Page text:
This is the prettiest cheesecake. It is also the easiest cheesecake.

June 09, 2020
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I'm a seasoned cake baker, a decent biscuit maker, and my cookie game isn't bad at all. But despite being confident in my baking, cheesecakes still have the power to reduce me to my 5th-grade days of baking sugar cookies in a toaster oven. Baking anything in a water bath intimidates me. Ensuring doneness while avoiding the dreaded cracked surface baffles me (how do you know it's going to crack until it irreparably does?). Pressing a crumb crust that holds together as it's sliced often eludes me. To me, a classic cheesecake is best left to the professionals. I suggest going to the temperature extremes: Either a practically scorched Basque-style cheesecake, or Justin Chapple's no-bake icebox cheesecake that's just right for summer. Here's how it all comes together:

1. Form and Freeze the Graham-Cracker Crust

This recipe starts out with your standard graham-cracker crust combo of crackers blitzed to crumbs in the food processor, melted butter for cohesion and deliciousness, and a bit of salt for balance. Once the crumbs are evenly moistened (they should hold together a bit when you squeeze a handful), dump them into a 9-inch springform pan—no need to butter the pan or prep it in any way. The recipe tells you to press the crumbs evenly across the bottom and about 1 1/2 inches up the sides, and your best bet for doing that quickly and evenly is a 1-cup dry measuring cup, which helps flatten the crumbs against the pan far more evenly than your fingertips ever could. Just remember to taper the edge so it's a little thinner than the rest of the crust, which makes for a prettier cheesecake. Now pop it in the freezer and use that time to whip up your filling.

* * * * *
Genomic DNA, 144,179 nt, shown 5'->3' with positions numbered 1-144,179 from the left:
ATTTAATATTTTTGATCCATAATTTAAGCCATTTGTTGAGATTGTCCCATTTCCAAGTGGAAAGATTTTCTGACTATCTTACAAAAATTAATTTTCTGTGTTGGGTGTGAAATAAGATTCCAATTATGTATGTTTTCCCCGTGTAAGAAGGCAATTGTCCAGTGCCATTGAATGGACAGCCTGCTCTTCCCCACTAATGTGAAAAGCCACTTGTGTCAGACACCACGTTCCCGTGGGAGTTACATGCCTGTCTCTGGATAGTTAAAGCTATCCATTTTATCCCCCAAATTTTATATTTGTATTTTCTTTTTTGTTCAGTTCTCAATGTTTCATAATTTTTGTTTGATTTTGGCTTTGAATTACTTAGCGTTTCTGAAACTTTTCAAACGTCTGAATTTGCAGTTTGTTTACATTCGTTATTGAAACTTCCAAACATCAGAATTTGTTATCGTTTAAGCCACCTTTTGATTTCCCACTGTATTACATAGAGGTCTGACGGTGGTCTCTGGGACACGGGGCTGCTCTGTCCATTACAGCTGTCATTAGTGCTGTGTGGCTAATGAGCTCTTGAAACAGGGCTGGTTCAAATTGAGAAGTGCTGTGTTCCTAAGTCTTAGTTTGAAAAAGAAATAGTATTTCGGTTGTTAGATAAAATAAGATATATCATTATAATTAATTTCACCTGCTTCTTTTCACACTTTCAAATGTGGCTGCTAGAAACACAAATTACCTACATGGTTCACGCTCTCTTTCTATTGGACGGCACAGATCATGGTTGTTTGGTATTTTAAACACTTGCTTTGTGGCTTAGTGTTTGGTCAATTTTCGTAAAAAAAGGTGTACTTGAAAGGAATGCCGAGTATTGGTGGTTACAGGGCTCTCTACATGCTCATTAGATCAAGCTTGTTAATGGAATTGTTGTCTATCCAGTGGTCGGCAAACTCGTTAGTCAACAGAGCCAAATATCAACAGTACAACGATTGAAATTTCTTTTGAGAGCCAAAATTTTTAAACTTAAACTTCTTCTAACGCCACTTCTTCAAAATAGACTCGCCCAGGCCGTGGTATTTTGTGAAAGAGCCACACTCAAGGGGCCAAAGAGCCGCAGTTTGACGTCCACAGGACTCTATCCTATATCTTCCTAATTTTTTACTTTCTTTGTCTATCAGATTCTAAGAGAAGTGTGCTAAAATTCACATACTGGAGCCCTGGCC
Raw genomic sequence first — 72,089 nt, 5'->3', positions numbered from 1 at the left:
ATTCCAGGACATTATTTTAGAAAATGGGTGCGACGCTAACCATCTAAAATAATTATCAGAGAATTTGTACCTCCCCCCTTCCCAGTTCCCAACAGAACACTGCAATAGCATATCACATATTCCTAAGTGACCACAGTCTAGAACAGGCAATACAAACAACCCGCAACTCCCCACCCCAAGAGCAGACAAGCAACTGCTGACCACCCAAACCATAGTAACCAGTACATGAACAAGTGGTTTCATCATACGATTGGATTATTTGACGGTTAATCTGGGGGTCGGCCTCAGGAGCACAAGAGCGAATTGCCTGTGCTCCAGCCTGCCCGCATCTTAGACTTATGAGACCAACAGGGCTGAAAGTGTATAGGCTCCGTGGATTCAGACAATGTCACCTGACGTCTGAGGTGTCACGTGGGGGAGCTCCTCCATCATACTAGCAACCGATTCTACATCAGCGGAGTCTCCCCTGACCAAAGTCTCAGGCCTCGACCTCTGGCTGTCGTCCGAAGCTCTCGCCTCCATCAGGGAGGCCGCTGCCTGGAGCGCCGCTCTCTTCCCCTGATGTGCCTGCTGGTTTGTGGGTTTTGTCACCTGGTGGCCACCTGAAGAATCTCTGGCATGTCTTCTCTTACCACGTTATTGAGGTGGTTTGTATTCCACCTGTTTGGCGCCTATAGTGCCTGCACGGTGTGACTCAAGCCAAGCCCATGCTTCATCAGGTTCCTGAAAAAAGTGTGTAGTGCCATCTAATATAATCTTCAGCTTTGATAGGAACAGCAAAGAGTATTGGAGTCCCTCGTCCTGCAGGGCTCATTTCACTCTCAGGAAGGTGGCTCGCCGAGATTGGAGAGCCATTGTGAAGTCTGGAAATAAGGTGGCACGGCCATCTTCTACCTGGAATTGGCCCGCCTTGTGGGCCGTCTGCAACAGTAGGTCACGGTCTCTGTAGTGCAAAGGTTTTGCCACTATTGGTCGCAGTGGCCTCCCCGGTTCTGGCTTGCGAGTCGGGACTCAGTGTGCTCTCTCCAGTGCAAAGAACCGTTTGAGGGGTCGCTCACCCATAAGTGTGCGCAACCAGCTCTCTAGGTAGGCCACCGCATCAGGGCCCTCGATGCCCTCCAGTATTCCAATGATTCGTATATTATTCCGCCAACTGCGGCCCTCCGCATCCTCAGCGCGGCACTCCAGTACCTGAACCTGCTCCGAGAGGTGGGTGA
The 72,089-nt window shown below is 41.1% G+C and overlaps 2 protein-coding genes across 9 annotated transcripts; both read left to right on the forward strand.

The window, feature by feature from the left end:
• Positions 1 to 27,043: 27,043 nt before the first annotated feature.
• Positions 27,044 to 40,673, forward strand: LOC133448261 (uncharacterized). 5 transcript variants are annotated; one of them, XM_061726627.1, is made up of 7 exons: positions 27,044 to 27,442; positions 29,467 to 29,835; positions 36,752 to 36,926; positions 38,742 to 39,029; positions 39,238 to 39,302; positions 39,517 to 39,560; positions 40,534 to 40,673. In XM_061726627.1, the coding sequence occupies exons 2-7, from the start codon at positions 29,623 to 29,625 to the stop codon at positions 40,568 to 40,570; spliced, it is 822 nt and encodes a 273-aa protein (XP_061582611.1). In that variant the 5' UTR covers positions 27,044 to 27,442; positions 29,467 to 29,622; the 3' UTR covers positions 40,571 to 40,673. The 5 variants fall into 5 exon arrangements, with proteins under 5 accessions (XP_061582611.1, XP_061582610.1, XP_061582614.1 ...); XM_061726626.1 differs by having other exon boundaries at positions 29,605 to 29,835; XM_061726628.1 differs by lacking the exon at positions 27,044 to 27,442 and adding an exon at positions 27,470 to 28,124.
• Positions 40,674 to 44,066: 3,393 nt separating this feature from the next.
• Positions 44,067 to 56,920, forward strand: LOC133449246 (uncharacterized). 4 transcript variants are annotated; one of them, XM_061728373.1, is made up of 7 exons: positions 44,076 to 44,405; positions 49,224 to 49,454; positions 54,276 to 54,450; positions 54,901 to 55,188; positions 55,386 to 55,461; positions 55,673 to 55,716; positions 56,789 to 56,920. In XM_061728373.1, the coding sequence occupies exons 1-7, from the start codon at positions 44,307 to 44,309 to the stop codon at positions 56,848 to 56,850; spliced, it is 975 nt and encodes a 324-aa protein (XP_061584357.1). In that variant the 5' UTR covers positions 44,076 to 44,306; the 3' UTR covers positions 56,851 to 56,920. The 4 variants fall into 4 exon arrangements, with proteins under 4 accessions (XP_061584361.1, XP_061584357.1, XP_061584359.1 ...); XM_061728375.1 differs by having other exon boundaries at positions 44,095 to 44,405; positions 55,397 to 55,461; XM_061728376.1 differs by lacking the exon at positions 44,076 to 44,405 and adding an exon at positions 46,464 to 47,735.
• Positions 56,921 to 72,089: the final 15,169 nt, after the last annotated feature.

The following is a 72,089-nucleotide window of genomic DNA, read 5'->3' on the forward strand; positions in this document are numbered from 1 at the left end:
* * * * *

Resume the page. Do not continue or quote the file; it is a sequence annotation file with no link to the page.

2. Make a Simple Peach Puree

This icebox cheesecake includes not one, but two layers of peach puree. Start out by peeling your peaches. If the peach skin releases easily from the flesh, you can use a paring knife to pull it off strip by strip—that tool is less likely to smush your peaches than a peeler would. If your peaches are a tad underripe, you might need to blanch the peaches to peel them instead. Just score an "X" at the base of each peach and give them a 20-second dunk in boiling water and a quick rinse under the cold-water tap, and they'll be that much more cooperative. Once your peaches are peeled and sliced, drop them into your cleaned food processor and add agave nectar and salt (no agave? add a few spoonfuls of sugar to taste).

Iain Bagwell; Prop Styling: Mindi Shapiro Levine; Food Styling: Torie Cox

3. Next, Make the Cheesecake Filling

Unlike the classic New York-style cheesecake, this one has a lighter texture and a more delicate dairy flavor thanks to the addition of ricotta cheese. Blend the cream cheese and ricotta in your (you guessed it) food processor with some more agave, plus lemon juice and salt, until smooth. Now you're ready to assemble!

4. Layer and Freeze, Then Repeat Some More

When you're ready to assemble this cheesecake, you'll need to freeze each layer for about 45 minutes before adding the next one to keep the layers distinct and pretty when the finished cheesecake is sliced. Build up two layers of cheesecake filling and peach puree, finishing the cheesecake with a glorious crown of peach puree, smoothing each layer right to the edge of the springform pan. Then freeze the entire cheesecake until solid, about 3 or 4 hours. Top with some pretty unpeeled sliced peaches, and you're golden.